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Posted by admin in India Exported Terrorism in Pakistan, INDIA EXPOSED, INDIA FRAUD, India Sponsored Taliban Terrorism in Pakistan, INDIA SPONSORED TERRORISM IN KARACHI, INDIA'S ANTI-PAKISTAN TOXIC PROPAGANDA, INDIA'S CASTEISM, INDIA-AN EVIL NATION, INDIA-HOUSE BUILT ON SAND AND COW DUNG, INDIA: THE EVIL HINDU EMPIRE, Pakistan Army War on Terror on February 26th, 2017
Pakistan Today Sunday 26th February 2017
Taking out bad to worst dudes
Are we witnessing the last days of Nawaz Sharif? I don’t know so perilous is our situation and so perfidious have our ruling classes become. It can be said with a certain modicum of confidence though that we are witnessing the beginning of the end. How long it takes is anyone’s guess.
Whether Nawaz Sharif stays or goes matters little in the long sweep of things. His departure will cause temporary titillation to many and fuel our loquacious chattering class and chai khanas, but then what? Another election? In this odious system, we will only get another Nawaz Sharif or Asif Zardari. So?
The question that matters most is: are we witnessing the end of our putrid, loathsome political system that throws up gangsters, plunderers, and killers? If that is so, then there is much to celebrate for change for the better is better than no change at all. Hopefully, it will be a change toward a just and egalitarian system that would rid us of this huge gang of thieves who have not only occupied every lever of government but of business and agriculture as well and everything that comes with them. All — repeat all — institutions and regulatory bodies have collapsed: you only have to meet or even see their heads and you will believe me even though they are unbelievable.
The good thing that may come out of Nawaz Sharif’s departure is the process of change to another system. That means changing the Constitution that has been reduced to a joke by repeated governments, legislatures and unelectable goofs masquerading as politicians. That’s all very well, but how can change take place that is good and lasting? Who will do it? The army? Forsooth. They have tried it four times before and not only fallen flat on their faces every time, shining stars and all, but created and left behind many of our greatest problems for us to suffer. Our biggest problems are our political leaders: remember that Bhutto, Nawaz Sharif and Altaf Hussain are all creatures of the army, as are many others. So are the Taliban, Afghan, and Pakistani, as too numerous other terrorist groups. So too the vice-like economic and political embrace of America that has put us into neo-colonialism. Now, fittingly, the army is left to clean up its own mess, to put it politely. Yes, he who makes a mess should clean it too.
Ajit Doval, Head of India’s RAW Spreads Terror in Pakistan
What compounds our problems is that many if not most of these terrorist groups have been taken over by our neighbours to the left of us and to the right of us. To the front of us across the seven seas is our greatest ‘ally’, financier and ‘banker’ of last resort that also uses these neighbours against us. Even worse, they also run many of our politicians in power and outside, media, academia and what have you. All this destabilizes Pakistan further. Worse still, the place is crawling with Indian, Afghan and American spies, many of whom are Pakistanis to boot. Many of our terrorists are foreigners too.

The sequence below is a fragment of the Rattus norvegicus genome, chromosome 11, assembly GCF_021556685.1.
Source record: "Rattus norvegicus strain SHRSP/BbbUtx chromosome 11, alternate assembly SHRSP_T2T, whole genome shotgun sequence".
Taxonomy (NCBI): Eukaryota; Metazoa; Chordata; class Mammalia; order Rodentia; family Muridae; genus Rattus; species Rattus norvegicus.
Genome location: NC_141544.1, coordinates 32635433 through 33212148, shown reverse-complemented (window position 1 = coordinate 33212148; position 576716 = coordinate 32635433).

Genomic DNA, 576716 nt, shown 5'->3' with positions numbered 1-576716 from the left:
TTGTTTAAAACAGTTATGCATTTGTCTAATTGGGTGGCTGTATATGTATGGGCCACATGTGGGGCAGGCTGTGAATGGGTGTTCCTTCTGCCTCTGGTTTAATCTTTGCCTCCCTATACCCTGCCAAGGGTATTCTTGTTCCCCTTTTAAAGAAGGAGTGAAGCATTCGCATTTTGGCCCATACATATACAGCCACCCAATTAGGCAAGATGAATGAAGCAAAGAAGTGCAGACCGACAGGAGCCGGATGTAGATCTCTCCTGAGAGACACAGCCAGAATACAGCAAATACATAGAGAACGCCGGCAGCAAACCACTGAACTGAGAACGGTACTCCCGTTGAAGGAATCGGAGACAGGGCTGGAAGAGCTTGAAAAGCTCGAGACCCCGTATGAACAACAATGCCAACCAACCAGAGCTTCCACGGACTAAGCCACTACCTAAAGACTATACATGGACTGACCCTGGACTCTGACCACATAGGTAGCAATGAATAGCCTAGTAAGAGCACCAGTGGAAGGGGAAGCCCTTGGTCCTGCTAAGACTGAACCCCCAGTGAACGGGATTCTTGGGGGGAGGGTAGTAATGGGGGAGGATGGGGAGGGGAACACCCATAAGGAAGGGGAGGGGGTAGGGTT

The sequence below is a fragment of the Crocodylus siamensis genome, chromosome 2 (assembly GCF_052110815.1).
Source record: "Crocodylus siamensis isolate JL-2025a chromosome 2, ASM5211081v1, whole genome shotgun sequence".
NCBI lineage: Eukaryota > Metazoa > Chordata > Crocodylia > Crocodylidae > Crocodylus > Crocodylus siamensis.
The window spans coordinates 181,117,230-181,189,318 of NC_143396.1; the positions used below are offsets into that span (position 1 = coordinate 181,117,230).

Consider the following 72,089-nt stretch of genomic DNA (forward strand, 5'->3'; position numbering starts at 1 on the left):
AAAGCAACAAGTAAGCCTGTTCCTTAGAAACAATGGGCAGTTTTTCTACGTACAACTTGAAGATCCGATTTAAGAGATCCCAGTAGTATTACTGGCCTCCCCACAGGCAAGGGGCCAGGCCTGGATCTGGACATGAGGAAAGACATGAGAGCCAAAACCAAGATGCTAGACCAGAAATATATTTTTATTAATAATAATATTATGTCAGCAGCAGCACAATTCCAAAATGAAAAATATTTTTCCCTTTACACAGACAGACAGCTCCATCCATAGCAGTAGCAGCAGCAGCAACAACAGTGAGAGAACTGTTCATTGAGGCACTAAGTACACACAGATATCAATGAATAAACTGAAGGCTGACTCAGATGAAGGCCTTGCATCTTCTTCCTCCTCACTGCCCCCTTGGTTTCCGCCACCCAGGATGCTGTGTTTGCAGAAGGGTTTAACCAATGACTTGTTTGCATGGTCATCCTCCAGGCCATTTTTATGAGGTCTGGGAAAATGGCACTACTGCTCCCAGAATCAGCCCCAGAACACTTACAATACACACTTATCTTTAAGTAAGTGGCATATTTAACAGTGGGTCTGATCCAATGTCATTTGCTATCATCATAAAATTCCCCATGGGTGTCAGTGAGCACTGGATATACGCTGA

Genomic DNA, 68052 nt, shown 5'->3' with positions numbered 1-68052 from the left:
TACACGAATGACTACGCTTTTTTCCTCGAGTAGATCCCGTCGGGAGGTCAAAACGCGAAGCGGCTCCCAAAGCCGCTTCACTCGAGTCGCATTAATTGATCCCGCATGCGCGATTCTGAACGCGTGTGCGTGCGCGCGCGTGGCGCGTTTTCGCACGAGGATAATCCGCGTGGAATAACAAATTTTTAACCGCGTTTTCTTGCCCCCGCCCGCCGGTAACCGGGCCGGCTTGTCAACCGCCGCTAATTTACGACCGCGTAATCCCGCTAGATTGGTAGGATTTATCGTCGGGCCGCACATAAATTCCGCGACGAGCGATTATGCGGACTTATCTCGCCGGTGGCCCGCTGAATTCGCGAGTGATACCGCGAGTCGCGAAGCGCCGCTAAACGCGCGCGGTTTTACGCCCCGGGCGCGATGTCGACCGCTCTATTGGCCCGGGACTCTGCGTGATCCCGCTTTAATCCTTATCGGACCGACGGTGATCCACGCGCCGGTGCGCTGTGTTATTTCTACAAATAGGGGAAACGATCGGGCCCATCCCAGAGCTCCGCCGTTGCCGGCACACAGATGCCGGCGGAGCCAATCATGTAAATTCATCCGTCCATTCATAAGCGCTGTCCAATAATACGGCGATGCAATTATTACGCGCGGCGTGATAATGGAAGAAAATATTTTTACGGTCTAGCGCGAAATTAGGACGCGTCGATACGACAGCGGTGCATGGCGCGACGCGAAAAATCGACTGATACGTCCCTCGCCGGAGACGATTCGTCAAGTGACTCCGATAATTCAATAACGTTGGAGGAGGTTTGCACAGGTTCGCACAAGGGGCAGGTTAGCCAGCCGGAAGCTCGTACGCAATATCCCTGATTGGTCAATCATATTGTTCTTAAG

Whose fault is it? Squarely our governments and only our governments for not recognizing right from wrong, for not knowing what is good for us and what is not. It also lies on us the people for getting inveigled into repeatedly ‘electing’ and tolerating such misleading ‘leaders’ and accepting this alien political system that works not for them but for their oppressors. That’s called ‘democracy’ Pakistani style, a ‘democracy’ that only creates civilian dictatorships worse than military dictatorships.
So who can change the system? As world history shows, it has to be “we the people”, if necessary at the point of a sword.
To top it all, there is the Panama scandal that has embroiled Nawaz Sharif and family in plunder and corruption untold. It has been so embarrassing for us that our prime minister, his wife, and children, defended by their courtiers and courtesans like well-trained hounds, that one feels loathe talking about it to foreigners. But talk we must, if nothing else because that’s all we seem to be good at. Thus a desperate people are coming up with all sorts of bizarre but diverting theories. The best is: will Nawaz Sharif lose or will the Supreme Court? If it is the latter then Pakistan loses and we will be left with no civilian institution at all, only the army but for how long without a strong civilian government to back it?
Meantime, Pakistan’s economy is in a steep nosedive from which pulling up is becoming very difficult if not already impossible. But remember that ashes are a necessary precondition for a phoenix to rise.
In all this multifaceted mess Pakistan has reached the inflection point, to put it mildly. No wonder that the military has finally been forced to do what the ‘elected’ governments despised doing: go after terrorists of all ilk countrywide. Thus the military has launched an operation to root out this menace through the length and breadth of Pakistan. They call it, confusingly, ‘Raad ul Fasaad’ which is better spelled ‘Rudd ul Fasad’. ‘Raad’ (or ‘Rudd’) means ‘rejection’ and the Quranic word ‘Fasad’ means discord and disharmony. So it means, literally, ‘Rejection of Discord and Disharmony’.
But it’s not so simple. You cannot get rid of Fasad without getting rid of ‘Fitna’ that causes Fasad. ‘Fitna’ literally mean mischief-maker or mischief-makers. That means getting rid of economic terrorism, people or groups or countries that enable, finance, help, and give refuge etc. to terrorists in their personal and official capacities. That includes Pakistanis and foreigners, individuals, organizations, and governments local and foreign. In Pakistan, our Fitnas are our governments and politicians, many of our seminaries and sermon-spewing mullahs in mosques, some journalists in print and television, academia, the bureaucracy and yes, many people in the military, though it seems the last are declining. And many others.